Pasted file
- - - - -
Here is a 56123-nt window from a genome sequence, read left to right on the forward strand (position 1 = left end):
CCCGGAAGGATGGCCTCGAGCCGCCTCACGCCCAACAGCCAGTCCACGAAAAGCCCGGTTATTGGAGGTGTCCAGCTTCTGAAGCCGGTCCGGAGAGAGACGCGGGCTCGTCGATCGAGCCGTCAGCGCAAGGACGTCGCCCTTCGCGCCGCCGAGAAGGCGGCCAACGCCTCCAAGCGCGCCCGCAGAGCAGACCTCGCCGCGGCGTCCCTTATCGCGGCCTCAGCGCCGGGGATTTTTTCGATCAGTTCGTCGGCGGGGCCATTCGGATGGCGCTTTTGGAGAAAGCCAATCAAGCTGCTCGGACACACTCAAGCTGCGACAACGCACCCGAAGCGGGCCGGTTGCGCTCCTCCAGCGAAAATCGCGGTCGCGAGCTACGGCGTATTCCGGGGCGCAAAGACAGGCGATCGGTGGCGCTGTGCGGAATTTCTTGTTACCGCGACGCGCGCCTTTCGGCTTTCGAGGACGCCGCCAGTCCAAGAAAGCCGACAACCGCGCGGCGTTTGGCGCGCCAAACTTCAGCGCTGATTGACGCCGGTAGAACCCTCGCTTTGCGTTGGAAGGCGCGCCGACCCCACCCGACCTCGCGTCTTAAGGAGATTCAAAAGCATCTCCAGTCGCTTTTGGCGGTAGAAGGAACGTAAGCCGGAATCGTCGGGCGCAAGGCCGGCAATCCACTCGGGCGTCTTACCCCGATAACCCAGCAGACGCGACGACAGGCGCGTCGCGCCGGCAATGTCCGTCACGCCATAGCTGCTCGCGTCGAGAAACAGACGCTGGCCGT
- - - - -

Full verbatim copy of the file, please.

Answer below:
Here is a 56123-nt window from a genome sequence, read left to right on the forward strand (position 1 = left end):
CCCGGAAGGATGGCCTCGAGCCGCCTCACGCCCAACAGCCAGTCCACGAAAAGCCCGGTTATTGGAGGTGTCCAGCTTCTGAAGCCGGTCCGGAGAGAGACGCGGGCTCGTCGATCGAGCCGTCAGCGCAAGGACGTCGCCCTTCGCGCCGCCGAGAAGGCGGCCAACGCCTCCAAGCGCGCCCGCAGAGCAGACCTCGCCGCGGCGTCCCTTATCGCGGCCTCAGCGCCGGGGATTTTTTCGATCAGTTCGTCGGCGGGGCCATTCGGATGGCGCTTTTGGAGAAAGCCAATCAAGCTGCTCGGACACACTCAAGCTGCGACAACGCACCCGAAGCGGGCCGGTTGCGCTCCTCCAGCGAAAATCGCGGTCGCGAGCTACGGCGTATTCCGGGGCGCAAAGACAGGCGATCGGTGGCGCTGTGCGGAATTTCTTGTTACCGCGACGCGCGCCTTTCGGCTTTCGAGGACGCCGCCAGTCCAAGAAAGCCGACAACCGCGCGGCGTTTGGCGCGCCAAACTTCAGCGCTGATTGACGCCGGTAGAACCCTCGCTTTGCGTTGGAAGGCGCGCCGACCCCACCCGACCTCGCGTCTTAAGGAGATTCAAAAGCATCTCCAGTCGCTTTTGGCGGTAGAAGGAACGTAAGCCGGAATCGTCGGGCGCAAGGCCGGCAATCCACTCGGGCGTCTTACCCCGATAACCCAGCAGACGCGACGACAGGCGCGTCGCGCCGGCAATGTCCGTCACGCCATAGCTGCTCGCGTCGAGAAACAGACGCTGGCCGT